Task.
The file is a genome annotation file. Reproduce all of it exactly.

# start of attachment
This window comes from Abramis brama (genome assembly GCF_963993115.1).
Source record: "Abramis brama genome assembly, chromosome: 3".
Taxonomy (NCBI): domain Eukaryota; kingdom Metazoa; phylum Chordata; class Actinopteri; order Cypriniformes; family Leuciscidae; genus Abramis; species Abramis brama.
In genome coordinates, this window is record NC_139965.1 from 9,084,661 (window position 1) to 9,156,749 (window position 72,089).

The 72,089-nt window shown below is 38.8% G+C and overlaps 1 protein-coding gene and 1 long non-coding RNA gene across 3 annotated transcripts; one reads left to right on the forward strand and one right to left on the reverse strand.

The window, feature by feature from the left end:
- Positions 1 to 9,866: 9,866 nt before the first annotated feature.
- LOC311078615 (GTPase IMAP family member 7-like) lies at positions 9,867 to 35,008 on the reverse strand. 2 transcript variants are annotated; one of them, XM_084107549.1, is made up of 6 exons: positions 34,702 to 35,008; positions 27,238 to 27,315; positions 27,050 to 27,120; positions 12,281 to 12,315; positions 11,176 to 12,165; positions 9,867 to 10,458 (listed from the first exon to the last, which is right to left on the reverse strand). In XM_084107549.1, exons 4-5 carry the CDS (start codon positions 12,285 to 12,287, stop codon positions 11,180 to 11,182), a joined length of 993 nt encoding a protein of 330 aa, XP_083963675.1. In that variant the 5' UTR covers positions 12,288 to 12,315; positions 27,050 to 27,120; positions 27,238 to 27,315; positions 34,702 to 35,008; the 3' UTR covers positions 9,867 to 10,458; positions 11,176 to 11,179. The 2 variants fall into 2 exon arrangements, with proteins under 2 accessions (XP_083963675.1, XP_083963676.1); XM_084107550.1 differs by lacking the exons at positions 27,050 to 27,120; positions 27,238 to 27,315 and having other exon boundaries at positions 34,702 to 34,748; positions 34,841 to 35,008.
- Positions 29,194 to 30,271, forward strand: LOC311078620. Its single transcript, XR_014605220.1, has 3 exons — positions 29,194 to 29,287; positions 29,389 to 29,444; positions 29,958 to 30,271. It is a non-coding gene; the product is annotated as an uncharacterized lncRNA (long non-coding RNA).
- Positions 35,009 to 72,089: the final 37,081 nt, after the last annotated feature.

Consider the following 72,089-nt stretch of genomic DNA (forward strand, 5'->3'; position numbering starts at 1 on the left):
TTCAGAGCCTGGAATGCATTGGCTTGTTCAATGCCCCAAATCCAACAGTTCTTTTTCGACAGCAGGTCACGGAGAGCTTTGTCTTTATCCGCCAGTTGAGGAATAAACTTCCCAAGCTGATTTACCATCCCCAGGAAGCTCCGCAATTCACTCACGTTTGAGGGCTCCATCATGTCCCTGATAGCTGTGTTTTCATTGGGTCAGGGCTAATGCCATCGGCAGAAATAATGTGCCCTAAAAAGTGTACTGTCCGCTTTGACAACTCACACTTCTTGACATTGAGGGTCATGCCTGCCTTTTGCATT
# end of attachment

This window comes from Abramis brama (genome assembly GCF_963993115.1).
Source record: "Abramis brama genome assembly, chromosome: 3".
Taxonomy (NCBI): domain Eukaryota; kingdom Metazoa; phylum Chordata; class Actinopteri; order Cypriniformes; family Leuciscidae; genus Abramis; species Abramis brama.
In genome coordinates, this window is record NC_139965.1 from 9,084,661 (window position 1) to 9,156,749 (window position 72,089).

The 72,089-nt window shown below is 38.8% G+C and overlaps 1 protein-coding gene and 1 long non-coding RNA gene across 3 annotated transcripts; one reads left to right on the forward strand and one right to left on the reverse strand.

The window, feature by feature from the left end:
- Positions 1 to 9,866: 9,866 nt before the first annotated feature.
- LOC311078615 (GTPase IMAP family member 7-like) lies at positions 9,867 to 35,008 on the reverse strand. 2 transcript variants are annotated; one of them, XM_084107549.1, is made up of 6 exons: positions 34,702 to 35,008; positions 27,238 to 27,315; positions 27,050 to 27,120; positions 12,281 to 12,315; positions 11,176 to 12,165; positions 9,867 to 10,458 (listed from the first exon to the last, which is right to left on the reverse strand). In XM_084107549.1, exons 4-5 carry the CDS (start codon positions 12,285 to 12,287, stop codon positions 11,180 to 11,182), a joined length of 993 nt encoding a protein of 330 aa, XP_083963675.1. In that variant the 5' UTR covers positions 12,288 to 12,315; positions 27,050 to 27,120; positions 27,238 to 27,315; positions 34,702 to 35,008; the 3' UTR covers positions 9,867 to 10,458; positions 11,176 to 11,179. The 2 variants fall into 2 exon arrangements, with proteins under 2 accessions (XP_083963675.1, XP_083963676.1); XM_084107550.1 differs by lacking the exons at positions 27,050 to 27,120; positions 27,238 to 27,315 and having other exon boundaries at positions 34,702 to 34,748; positions 34,841 to 35,008.
- Positions 29,194 to 30,271, forward strand: LOC311078620. Its single transcript, XR_014605220.1, has 3 exons — positions 29,194 to 29,287; positions 29,389 to 29,444; positions 29,958 to 30,271. It is a non-coding gene; the product is annotated as an uncharacterized lncRNA (long non-coding RNA).
- Positions 35,009 to 72,089: the final 37,081 nt, after the last annotated feature.

Consider the following 72,089-nt stretch of genomic DNA (forward strand, 5'->3'; position numbering starts at 1 on the left):
TTCAGAGCCTGGAATGCATTGGCTTGTTCAATGCCCCAAATCCAACAGTTCTTTTTCGACAGCAGGTCACGGAGAGCTTTGTCTTTATCCGCCAGTTGAGGAATAAACTTCCCAAGCTGATTTACCATCCCCAGGAAGCTCCGCAATTCACTCACGTTTGAGGGCTCCATCATGTCCCTGATAGCTGTGTTTTCATTGGGTCAGGGCTAATGCCATCGGCAGAAATAATGTGCCCTAAAAAGTGTACTGTCCGCTTTGACAACTCACACTTCTTGACATTGAGGGTCATGCCTGCCTTTTGCATT